It's been a battle, this football season. For seven months, seven days a week. Two games on Saturday and the Washington Redskins game, wherever they play on Sunday. So there's no time off. But that's my hobby and I love football, so I don't fuss about it.
Critics say the NFL and NCAA are going too far in their attempts to make the game safer. What do you think of all the rule changes?
I think it's admirable and I hope it helps, but football is still football. There are risk factors you are not going to control. This year, we had a number of serious knee injuries because instead of hitting high, players were hitting low. At least that's what it looked like. I don't know if it was true or not, but if you start hitting low you're going to have career-ending type injuries to the knee.
Of course, injuries to the brain are a lot more complex than injuries to the knee. But you don't want either one where your career is concerned.
I think what we really have to do is get rule changes with good refereeing in junior high and high schools. That's where head injuries really begin. We need to teach these young kids and prevent injuries at a young age. And we need to have just as good of medical care for young kids as we do pro athletes. As a matter of fact, we need better medical care because they're more vulnerable.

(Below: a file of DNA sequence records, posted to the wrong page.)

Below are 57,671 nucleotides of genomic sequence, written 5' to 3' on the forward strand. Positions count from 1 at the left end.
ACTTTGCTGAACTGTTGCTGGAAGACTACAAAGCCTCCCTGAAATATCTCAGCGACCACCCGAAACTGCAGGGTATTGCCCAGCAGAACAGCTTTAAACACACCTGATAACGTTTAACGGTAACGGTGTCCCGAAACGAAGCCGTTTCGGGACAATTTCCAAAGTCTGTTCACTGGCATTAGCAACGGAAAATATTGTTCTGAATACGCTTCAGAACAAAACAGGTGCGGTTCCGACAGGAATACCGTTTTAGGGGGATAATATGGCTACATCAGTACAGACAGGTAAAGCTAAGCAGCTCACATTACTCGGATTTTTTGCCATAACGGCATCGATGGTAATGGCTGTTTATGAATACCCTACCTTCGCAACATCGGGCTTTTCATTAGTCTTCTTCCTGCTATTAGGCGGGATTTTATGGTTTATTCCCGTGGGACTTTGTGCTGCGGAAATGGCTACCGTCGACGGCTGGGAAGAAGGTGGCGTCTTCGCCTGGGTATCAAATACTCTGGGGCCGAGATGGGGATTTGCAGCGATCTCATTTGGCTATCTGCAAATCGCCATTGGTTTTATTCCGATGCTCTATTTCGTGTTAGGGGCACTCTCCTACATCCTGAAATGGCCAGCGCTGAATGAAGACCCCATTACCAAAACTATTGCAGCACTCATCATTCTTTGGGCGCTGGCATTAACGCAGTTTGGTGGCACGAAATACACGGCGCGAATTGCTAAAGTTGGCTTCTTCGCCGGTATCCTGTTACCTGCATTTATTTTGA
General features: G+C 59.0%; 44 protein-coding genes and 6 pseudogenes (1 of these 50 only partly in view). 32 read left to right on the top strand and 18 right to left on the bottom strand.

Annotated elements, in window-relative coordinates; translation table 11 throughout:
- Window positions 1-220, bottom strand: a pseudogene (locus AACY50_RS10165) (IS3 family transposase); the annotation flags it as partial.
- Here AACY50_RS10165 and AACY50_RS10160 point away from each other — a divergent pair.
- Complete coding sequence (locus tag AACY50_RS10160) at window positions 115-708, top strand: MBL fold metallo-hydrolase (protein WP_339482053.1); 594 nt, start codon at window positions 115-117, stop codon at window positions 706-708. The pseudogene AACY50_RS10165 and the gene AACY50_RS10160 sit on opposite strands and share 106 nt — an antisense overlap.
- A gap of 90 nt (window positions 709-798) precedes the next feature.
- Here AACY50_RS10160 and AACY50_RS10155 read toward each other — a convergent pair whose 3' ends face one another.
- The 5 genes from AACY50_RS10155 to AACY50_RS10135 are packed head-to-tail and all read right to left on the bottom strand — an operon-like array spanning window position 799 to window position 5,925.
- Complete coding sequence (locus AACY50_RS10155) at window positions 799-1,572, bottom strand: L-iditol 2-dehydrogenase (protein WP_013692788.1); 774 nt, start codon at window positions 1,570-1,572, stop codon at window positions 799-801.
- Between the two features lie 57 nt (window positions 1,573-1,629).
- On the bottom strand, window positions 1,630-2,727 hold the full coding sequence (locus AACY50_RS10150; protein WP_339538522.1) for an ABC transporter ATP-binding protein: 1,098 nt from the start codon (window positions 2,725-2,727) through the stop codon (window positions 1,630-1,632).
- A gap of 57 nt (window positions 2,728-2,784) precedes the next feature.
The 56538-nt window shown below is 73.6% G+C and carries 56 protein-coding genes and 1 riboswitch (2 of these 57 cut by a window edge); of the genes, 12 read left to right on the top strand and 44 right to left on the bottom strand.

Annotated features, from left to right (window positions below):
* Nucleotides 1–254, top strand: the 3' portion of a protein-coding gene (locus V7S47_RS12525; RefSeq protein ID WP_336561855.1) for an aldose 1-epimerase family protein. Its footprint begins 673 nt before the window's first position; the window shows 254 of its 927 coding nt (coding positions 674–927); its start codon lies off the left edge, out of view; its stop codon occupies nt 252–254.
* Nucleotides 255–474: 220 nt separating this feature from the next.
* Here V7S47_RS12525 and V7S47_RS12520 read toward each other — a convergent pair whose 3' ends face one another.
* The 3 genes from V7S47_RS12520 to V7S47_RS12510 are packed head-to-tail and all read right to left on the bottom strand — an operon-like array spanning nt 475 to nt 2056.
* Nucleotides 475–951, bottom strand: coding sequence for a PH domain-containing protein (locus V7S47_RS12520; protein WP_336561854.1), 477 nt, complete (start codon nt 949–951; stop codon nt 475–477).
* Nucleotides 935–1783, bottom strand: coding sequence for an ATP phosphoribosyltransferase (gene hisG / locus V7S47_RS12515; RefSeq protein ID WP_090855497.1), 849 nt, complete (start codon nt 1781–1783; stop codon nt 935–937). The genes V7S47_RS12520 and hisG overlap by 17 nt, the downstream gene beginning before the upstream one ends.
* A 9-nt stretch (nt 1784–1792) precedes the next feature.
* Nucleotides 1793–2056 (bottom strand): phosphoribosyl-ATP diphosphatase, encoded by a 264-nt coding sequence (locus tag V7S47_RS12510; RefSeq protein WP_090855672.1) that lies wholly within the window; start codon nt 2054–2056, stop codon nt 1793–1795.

We need to mandate that all high schools have athletic trainers. They give emergency first aid and they recognize injuries before they become serious.
Your book, "Any Given Monday," addresses injury prevention in younger athletes. What's the best piece of advice you can offer parents and coaches?
The main thing parents need to know is let the kids be kids. Let them play multiple sports. The big problem we're seeing with today's youth sports is two words – specialization and professionalism. Specialization means playing one sport year-round and never having time for recovery. The body needs three to four months off each year from a specific sport to recover. Pro athletes do that, but not our kids. They need at least three months where they're not throwing a baseball or kicking a soccer ball or whatever.
Professionalism means these young kids are being trained like pro athletes, and their bodies are too vulnerable to take that kind of heavy-handed training. Parents think they are doing the best they can to get their kids a scholarship or whatever, but what they're really doing is burning them out and causing injuries.
You've helped oversee the revolution in sports medicine the past 30 years. What do you envision in the next 30 years and how the field will progress?